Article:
The technology is funded by the BMBF (German Federal Ministry of Education and Research) in the ACME 4.0 project. In the meantime, the partners have reached the 3rd project year and Technology Readiness Level 8. "Our prototype works," says Hollosi. In 2018, it will be field-tested. At the same time, the scientists are working with Infineon on predictive maintenance for chip production. The demonstrator will be shown by the Fraunhofer IDMT at the Hanover Trade Fair: A loudspeaker will play the operating noise of the axial piston pump. Wireless sensor nodes can be configured via a tablet. The feedback on the detected acoustic event is then displayed on the tablet.
Christian Colmer | Fraunhofer-Institut für Digitale Medientechnologie IDMT
LZH showcases laser material processing of tomorrow at the LASYS 2018
22.05.2018 | Laser Zentrum Hannover e.V.
Achema 2018: New camera system monitors distillation and helps save energy
22.05.2018 | Technische Universität Kaiserslautern
The more electronics steer, accelerate and brake cars, the more important it is to protect them against cyber-attacks. That is why 15 partners from industry and academia will work together over the next three years on new approaches to IT security in self-driving cars. The joint project goes by the name Security For Connected, Autonomous Cars (SecForCARs) and has funding of €7.2 million from the German Federal Ministry of Education and Research. Infineon is leading the project.
Vehicles already offer diverse communication interfaces and more and more automated functions, such as distance and lane-keeping assist systems. At the same...
A research team led by physicists at the Technical University of Munich (TUM) has developed molecular nanoswitches that can be toggled between two structurally different states using an applied voltage. They can serve as the basis for a pioneering class of devices that could replace silicon-based components with organic molecules.
The development of new electronic technologies drives the incessant reduction of functional component sizes. In the context of an international collaborative...
At the LASYS 2018, from June 5th to 7th, the Laser Zentrum Hannover e.V. (LZH) will be showcasing processes for the laser material processing of tomorrow in hall 4 at stand 4E75. With blown bomb shells the LZH will present first results of a research project on civil security.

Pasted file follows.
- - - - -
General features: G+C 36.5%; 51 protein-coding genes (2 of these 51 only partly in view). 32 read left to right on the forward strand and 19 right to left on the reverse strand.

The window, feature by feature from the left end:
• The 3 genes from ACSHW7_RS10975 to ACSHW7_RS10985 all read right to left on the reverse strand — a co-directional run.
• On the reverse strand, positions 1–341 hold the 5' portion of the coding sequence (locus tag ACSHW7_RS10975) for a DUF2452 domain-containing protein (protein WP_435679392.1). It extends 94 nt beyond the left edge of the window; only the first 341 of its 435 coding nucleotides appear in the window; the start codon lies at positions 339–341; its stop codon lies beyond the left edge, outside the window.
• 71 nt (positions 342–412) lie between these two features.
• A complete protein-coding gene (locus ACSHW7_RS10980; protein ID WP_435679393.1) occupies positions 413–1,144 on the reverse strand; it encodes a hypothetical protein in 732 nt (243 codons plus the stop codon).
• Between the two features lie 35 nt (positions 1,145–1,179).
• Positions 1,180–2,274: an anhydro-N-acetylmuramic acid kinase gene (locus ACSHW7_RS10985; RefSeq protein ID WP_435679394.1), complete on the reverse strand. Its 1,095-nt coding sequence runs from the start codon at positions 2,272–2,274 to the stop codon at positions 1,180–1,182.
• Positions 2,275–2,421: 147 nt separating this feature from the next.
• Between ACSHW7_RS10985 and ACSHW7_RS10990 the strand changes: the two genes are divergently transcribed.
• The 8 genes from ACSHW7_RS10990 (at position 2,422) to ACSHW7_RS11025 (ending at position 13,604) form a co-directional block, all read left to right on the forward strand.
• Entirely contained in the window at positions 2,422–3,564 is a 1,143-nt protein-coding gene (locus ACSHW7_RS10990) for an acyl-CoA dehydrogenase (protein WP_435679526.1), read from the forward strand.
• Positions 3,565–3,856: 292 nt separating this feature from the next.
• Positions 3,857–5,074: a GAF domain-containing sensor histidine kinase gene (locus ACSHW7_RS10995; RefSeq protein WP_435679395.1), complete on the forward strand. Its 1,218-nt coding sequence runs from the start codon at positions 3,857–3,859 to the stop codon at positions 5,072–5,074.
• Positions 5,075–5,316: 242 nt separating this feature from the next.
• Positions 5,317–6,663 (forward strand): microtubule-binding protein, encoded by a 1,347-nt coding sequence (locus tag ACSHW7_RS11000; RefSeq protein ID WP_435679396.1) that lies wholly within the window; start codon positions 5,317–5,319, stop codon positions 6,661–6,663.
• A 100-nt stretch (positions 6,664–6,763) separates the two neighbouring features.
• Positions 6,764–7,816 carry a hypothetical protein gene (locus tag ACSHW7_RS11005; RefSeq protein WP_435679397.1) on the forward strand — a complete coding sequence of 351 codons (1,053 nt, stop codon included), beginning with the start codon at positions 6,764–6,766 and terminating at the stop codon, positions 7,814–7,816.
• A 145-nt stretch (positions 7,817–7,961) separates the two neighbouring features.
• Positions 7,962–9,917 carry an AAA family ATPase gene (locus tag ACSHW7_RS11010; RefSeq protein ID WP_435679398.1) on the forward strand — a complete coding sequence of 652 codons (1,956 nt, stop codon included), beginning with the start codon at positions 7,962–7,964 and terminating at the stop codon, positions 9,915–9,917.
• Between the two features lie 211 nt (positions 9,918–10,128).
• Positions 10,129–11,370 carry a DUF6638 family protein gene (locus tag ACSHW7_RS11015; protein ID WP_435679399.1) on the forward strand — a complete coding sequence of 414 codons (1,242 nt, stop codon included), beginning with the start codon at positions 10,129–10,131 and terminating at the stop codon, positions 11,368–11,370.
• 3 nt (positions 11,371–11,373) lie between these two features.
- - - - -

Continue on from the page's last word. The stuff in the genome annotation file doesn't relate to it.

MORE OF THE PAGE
At this year's LASYS, the LZH will exhibit light-based processes such as cutting, welding, ablation and structuring as well as additive manufacturing for...
There are videos on the internet that can make one marvel at technology. For example, a smartphone is casually bent around the arm or a thin-film display is rolled in all directions and with almost every diameter. From the user's point of view, this looks fantastic. From a professional point of view, however, the question arises: Is that already possible?
At Display Week 2018, scientists from the Fraunhofer Institute for Applied Polymer Research IAP will be demonstrating today’s technological possibilities and...
So-called quantum many-body scars allow quantum systems to stay out of equilibrium much longer, explaining experiment | Study published in Nature Physics
Recently, researchers from Harvard and MIT succeeded in trapping a record 53 atoms and individually controlling their quantum state, realizing what is called a...
25.05.2018 | Event News
02.05.2018 | Event News
13.04.2018 | Event News
25.05.2018 | Event News
25.05.2018 | Machine Engineering
25.05.2018 | Life Sciences